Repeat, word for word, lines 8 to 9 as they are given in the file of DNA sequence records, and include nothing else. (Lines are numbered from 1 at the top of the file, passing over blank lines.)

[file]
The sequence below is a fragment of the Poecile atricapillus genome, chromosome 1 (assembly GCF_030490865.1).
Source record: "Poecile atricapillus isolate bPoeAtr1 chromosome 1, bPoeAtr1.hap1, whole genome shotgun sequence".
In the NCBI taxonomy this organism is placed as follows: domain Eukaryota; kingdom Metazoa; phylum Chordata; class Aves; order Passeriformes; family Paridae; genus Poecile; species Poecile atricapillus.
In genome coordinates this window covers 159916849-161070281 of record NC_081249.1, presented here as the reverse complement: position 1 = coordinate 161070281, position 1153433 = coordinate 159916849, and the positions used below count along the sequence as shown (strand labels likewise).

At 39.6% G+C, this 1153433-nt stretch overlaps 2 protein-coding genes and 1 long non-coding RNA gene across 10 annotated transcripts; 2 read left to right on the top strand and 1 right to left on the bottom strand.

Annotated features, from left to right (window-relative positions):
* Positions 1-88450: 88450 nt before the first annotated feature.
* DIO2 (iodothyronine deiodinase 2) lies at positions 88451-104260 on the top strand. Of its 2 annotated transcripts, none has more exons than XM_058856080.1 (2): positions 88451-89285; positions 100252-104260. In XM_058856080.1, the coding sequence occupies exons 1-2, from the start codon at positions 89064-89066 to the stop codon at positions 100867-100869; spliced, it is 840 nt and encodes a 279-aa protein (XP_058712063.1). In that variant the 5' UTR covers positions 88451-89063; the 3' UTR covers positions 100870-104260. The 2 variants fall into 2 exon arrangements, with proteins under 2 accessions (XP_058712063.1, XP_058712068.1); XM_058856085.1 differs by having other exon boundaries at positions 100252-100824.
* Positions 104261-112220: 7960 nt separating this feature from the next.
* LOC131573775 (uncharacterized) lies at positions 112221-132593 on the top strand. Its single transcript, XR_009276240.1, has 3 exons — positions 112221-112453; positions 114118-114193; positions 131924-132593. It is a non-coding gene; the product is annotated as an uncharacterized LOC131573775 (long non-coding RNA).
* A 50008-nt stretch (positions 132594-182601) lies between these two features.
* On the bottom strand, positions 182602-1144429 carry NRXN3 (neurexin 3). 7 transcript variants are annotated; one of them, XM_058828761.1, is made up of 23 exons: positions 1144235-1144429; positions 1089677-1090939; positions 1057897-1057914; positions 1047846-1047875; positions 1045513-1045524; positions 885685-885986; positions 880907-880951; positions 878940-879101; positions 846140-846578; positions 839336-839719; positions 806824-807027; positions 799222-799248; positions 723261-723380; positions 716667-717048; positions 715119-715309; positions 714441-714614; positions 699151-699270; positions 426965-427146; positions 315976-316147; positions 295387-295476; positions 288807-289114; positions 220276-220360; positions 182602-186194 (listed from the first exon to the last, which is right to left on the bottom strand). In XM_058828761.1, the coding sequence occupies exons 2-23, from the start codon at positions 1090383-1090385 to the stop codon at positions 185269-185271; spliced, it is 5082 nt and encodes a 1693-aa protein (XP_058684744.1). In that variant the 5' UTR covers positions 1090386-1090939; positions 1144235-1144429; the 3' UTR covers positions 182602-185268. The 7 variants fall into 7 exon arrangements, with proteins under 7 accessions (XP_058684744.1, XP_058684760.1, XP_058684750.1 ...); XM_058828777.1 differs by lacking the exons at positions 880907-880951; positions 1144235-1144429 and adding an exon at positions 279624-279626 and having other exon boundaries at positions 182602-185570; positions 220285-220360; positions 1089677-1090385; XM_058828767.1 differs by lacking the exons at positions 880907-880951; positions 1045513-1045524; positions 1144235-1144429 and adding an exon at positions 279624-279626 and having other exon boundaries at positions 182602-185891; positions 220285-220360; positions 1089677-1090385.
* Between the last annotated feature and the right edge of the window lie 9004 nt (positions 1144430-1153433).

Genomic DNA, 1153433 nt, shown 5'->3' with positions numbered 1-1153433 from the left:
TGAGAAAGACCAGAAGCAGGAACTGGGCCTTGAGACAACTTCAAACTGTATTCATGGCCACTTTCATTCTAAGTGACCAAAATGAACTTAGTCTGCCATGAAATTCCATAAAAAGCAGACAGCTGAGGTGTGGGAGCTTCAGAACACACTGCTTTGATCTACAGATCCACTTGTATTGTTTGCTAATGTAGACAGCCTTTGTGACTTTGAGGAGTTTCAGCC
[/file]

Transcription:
* DIO2 (iodothyronine deiodinase 2) lies at positions 88451-104260 on the top strand. Of its 2 annotated transcripts, none has more exons than XM_058856080.1 (2): positions 88451-89285; positions 100252-104260. In XM_058856080.1, the coding sequence occupies exons 1-2, from the start codon at positions 89064-89066 to the stop codon at positions 100867-100869; spliced, it is 840 nt and encodes a 279-aa protein (XP_058712063.1). In that variant the 5' UTR covers positions 88451-89063; the 3' UTR covers positions 100870-104260. The 2 variants fall into 2 exon arrangements, with proteins under 2 accessions (XP_058712063.1, XP_058712068.1); XM_058856085.1 differs by having other exon boundaries at positions 100252-100824.
* Positions 104261-112220: 7960 nt separating this feature from the next.